I think it’s fair to ask how we can afford one and not the other.
    In principle I don’t have anything against reaching out to the other side. I just think Obama’s continuation of Bush’s plan of increasing spending while lowering taxes goes a little too far across the aisle.

  31. p.m.

    All hail Barack Obama’s name
    Let angels prostrate fall
    Bring forth the royal diadem,
    And crown him lord of all.
    Bring forth the royal diadem,
    And crown him lord of all.
    Let every kindred, every tribe
    On this celestial ball
    To him all majesty ascribe
    And crown him lord of all
    To him all majesty ascribe
    And crown him lord of all.
    At the convention he played Caesar, and today he played Lincoln on the train, and the media caroled their new king, whose face has graced the cover of Time magazine 14 times this year.
    The American people are buying this egotistical insult to history from a man who has accomplished nothing but winning an election.
    He obviously thinks he’s God’s gift to somebody, in light of his re-enacted train trip, and the media agrees with him, yet he nominated a Secretary of the Treasury who left income taxes unpaid for four years.
    And Lindsey Graham thinks that’s fine.
    This budding relationship bodes well for the future? Democrats ignoring the law and Republicans saying no problem?
    Stop the train, please. I want to get off.

  32. Rich

    It would be nice if you gave Obama the benefit of the doubt since he did win the election by 7 million votes and has tried mightily to reach across the aisle to foster true bipartisanship.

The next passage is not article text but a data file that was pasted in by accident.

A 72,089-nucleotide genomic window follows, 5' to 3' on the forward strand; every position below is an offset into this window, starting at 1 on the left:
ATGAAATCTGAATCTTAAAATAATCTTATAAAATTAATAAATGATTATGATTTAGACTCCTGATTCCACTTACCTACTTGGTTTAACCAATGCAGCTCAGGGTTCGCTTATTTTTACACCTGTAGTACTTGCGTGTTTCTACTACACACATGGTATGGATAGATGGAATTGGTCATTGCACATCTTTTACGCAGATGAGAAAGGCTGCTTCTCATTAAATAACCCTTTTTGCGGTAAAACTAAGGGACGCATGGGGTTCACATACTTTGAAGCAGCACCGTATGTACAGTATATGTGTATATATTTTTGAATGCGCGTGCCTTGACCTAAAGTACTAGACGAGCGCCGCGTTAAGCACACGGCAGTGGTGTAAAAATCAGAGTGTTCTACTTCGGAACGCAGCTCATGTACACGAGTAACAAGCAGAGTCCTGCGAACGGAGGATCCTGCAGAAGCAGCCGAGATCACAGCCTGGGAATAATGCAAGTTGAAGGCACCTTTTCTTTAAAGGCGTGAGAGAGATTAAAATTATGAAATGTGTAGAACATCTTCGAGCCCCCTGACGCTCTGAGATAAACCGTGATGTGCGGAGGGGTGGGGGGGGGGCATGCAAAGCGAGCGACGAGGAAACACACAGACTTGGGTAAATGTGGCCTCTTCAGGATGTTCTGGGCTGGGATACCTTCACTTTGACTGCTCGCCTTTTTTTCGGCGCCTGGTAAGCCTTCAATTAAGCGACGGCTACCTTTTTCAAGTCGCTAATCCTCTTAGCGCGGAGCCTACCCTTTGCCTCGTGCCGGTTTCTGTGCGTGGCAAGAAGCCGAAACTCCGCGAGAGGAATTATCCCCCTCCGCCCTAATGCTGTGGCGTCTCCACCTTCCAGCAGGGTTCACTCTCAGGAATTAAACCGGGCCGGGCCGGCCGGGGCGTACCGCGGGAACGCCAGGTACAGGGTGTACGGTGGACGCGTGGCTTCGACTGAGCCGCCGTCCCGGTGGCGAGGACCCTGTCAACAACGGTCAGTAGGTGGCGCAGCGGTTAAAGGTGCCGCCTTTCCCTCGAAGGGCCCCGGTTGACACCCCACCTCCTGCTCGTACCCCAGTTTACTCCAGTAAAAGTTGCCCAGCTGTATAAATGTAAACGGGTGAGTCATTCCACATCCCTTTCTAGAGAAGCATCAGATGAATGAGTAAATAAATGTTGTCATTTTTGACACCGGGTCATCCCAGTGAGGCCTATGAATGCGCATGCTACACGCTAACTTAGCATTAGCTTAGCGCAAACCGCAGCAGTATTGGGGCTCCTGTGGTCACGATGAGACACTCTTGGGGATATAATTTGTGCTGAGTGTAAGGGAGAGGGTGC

This is why I share Brad’s enthusiasm for Graham. Maybe there’s hope for our small southern republic of South Carolina!!

  33. p.m.

    Obama has welcomed himself to godhood too glibly. Imitating Lincoln’s train ride to Washington was a bridge too far.
    He’s not Lincoln, nor Kennedy, nor Roosevelt, nor Elvis, nor the Beatles, and nothing he’s done so far — appointing a Treasury Secretary who owed back taxes, appointing Hillary Clinton Secretary of State when her husband’s overseas antics represent a clear conflict of interest — shows that he can live up to the status of a god.
    As I have said before, I recognize that Obama won the election by a significant margin, but winning doesn’t mean you’re right about anything. Dubya won twice. Do you think he’s right?
    Besides, somebody’s got to keep this whole process honest. You go ahead and celebrate. I’ll be happy to play the role of looking for the snake in the woodpile. I’ve done it my whole life. I couldn’t imagine stopping now.

  34. Bill C.

    Just goes to show you that our overly metrosexual Senator will crawl under any desk on Capitol Hill. He kissed the butt of Bush and now he’s kissing the butt of Obama. One thing SC will be known for as long as Graham is in office is having a Senator with chapped lips.

  35. Karen McLeod

    Birch, I have a real problem with the borrowing (not to mention printing) of money in an attempt to dig ourselves out of this hole we are in. But I recognize that we’ve been doing this for awhile. At least Mr. Obama is advocating that we spend on our infrastructure, instead of just giving cash away. Not only does it create jobs, but it ensures that after its all said and done, we have something to show for it. I don’t understand major finance, but I do know that we have cut taxes and spent ourselves into a hole that endangers our most helpless population (i.e. the very old, the mentally and physically handicapped, and the mentally ill). We must do something if these people are to have anything approaching a life with dignity (or even a death with dignity). If we need to borrow more short term to get the economy going…well, ok, maybe. But then we all need to contribute to getting this country stabilized.

  36. zzazzeefrazzee

    “…spineless RINOs like Lindsey Graham.”
    Your predictable banter about immigration reform only tells me, Herr Müller, that you would call Bush and McCain RINOs too.

  37. Lee Muller

    Bush and McCain lead the sell out to illegal aliens and the businesses who exploit them. Lindsey Graham is just a follower, not a leader.